All exposures are considered without regard to respiratory protection. In other words, if the employees being sampled are wearing respirators, the protection afforded by the respirator is not taken into account when considering the level of exposure.

Accuracy of the measurements. Substance-specific standards typically stipulate the level of accuracy that the sampling and analytical method must meet.

Initial monitoring. Initial or baseline sampling must be conducted to determine the existing level of exposure. The results of this monitoring are used to establish the frequency of periodic monitoring and may invoke other requirements of the standard, such as medical surveillance, protective equipment and written compliance plans.

Periodic monitoring. The frequency of periodic monitoring varies from substance to substance and is based on where the measured exposure is relative to the action level or PEL. The vinyl chloride standard, for example, requires monthly sampling for any employee exposed above the PEL. The benzene standard, on the other hand, requires annual sampling for employees exposed above the action level but below the PEL, and sampling every six months for any employee exposed above the PEL.

Termination of monitoring. Results of the periodic monitoring are used to establish when monitoring may be discontinued. For example, the lead and cadmium standards permit monitoring to be discontinued when two consecutive samples taken at least seven days apart are below the action level.

Additional monitoring. The standards include a provision for conducting additional monitoring whenever there has been a production process, control or personnel change, or when there is reason to suspect other change which may result in a new or additional exposure.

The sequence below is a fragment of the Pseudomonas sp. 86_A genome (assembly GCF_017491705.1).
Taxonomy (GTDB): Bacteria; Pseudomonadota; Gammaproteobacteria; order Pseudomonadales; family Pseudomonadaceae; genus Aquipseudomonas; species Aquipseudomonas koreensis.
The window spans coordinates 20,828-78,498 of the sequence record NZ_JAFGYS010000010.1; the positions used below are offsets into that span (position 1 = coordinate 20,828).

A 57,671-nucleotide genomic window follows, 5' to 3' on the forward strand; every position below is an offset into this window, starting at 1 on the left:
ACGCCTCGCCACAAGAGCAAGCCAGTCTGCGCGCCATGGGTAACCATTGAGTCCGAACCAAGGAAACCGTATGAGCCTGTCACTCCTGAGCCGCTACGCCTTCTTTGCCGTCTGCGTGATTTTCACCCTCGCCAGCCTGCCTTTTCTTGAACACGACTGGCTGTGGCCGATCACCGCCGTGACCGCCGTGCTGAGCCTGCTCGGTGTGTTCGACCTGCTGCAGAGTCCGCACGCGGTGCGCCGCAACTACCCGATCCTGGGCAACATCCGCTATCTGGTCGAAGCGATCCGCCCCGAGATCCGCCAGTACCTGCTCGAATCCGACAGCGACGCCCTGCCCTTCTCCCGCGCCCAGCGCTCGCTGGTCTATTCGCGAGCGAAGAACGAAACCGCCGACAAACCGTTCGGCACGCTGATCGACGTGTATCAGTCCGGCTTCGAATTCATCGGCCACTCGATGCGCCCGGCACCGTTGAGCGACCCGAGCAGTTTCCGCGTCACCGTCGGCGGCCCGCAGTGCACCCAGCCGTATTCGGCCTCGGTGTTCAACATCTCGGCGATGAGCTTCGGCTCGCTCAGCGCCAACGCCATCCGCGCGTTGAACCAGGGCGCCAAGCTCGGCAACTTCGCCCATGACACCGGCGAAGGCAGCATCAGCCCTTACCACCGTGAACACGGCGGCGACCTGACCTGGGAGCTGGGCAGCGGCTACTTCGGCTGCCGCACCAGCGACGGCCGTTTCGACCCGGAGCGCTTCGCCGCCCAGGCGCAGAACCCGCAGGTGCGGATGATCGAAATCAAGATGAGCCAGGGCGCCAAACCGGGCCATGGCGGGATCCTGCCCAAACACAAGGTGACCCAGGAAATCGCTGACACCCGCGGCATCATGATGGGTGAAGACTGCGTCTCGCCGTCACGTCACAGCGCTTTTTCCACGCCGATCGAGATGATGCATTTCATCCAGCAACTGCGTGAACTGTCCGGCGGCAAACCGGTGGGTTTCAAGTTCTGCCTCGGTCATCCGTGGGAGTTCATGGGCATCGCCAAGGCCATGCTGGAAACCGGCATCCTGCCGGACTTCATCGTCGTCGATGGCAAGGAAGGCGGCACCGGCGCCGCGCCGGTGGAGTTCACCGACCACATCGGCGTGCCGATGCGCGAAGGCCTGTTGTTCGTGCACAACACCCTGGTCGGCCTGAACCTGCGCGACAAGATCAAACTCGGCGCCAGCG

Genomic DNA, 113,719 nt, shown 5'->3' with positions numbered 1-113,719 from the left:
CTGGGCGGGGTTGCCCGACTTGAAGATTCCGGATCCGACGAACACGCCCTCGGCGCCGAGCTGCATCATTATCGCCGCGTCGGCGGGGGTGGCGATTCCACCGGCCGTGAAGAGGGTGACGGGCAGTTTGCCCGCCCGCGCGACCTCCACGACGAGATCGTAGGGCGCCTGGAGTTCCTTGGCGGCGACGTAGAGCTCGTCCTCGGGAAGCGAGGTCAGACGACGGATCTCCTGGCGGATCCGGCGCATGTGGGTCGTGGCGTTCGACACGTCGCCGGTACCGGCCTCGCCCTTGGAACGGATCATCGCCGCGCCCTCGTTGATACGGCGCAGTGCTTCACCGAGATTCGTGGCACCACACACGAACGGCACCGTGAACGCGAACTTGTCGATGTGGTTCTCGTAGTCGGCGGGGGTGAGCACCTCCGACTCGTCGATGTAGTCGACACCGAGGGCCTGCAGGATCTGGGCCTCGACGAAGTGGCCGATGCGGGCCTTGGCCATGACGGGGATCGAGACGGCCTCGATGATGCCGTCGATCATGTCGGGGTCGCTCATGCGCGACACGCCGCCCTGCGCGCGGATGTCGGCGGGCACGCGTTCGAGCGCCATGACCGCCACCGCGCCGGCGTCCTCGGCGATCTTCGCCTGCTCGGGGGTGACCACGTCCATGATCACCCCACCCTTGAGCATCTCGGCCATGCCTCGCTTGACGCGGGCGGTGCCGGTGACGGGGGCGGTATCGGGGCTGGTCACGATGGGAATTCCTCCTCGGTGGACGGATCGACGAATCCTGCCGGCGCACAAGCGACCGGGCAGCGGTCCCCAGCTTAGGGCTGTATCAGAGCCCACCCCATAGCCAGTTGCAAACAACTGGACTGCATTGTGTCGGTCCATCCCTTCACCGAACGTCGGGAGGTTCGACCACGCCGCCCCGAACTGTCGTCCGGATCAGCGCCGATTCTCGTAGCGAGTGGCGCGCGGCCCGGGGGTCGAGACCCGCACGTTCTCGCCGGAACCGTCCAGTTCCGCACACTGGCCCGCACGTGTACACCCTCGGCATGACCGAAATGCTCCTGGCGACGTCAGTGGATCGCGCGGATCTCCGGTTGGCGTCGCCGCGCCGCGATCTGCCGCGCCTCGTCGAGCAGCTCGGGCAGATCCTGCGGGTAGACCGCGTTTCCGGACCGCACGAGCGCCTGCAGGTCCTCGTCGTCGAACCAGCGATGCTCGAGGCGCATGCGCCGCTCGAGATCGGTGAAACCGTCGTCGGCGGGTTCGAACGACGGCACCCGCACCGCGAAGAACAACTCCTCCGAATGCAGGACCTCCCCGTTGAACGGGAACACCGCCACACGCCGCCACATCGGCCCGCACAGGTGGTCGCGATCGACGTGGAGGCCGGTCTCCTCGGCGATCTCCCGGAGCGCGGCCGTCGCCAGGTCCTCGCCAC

Employee observation of monitoring. Some standards such as butadiene specifically require that employees or their representatives be provided with an opportunity to observe the monitoring. This provision is to ensure that union representatives be afforded the opportunity to observe the sampling process.

Informing employees of monitoring results. Employees must be informed in writing of the sampling results within a prescribed time after receipt of the results from the laboratory, but the notification period varies among substances. For example, notification of the results for acrylonitrile, lead and DBCP must be provided within five days but 15 days is allowed for cadmium and benzene.

Records. Some standards dictate specific information that must be part of the employee's exposure record. For example, the coke oven emission standard stipulates that the record must contain the name, social security number and job classification of the employee and the type of respiratory protection worn, if any. Sampling records must be maintained in accordance with 29 CFR 1910.1020, "Access to Employee Exposure and Medical Records," which requires exposure records to be retained for the duration of the employee's employment plus 30 years. The standard also requires that records be made available to OSHA representatives upon request and that employees or their representative be provided a copy of their exposure record or the means to make a copy upon request.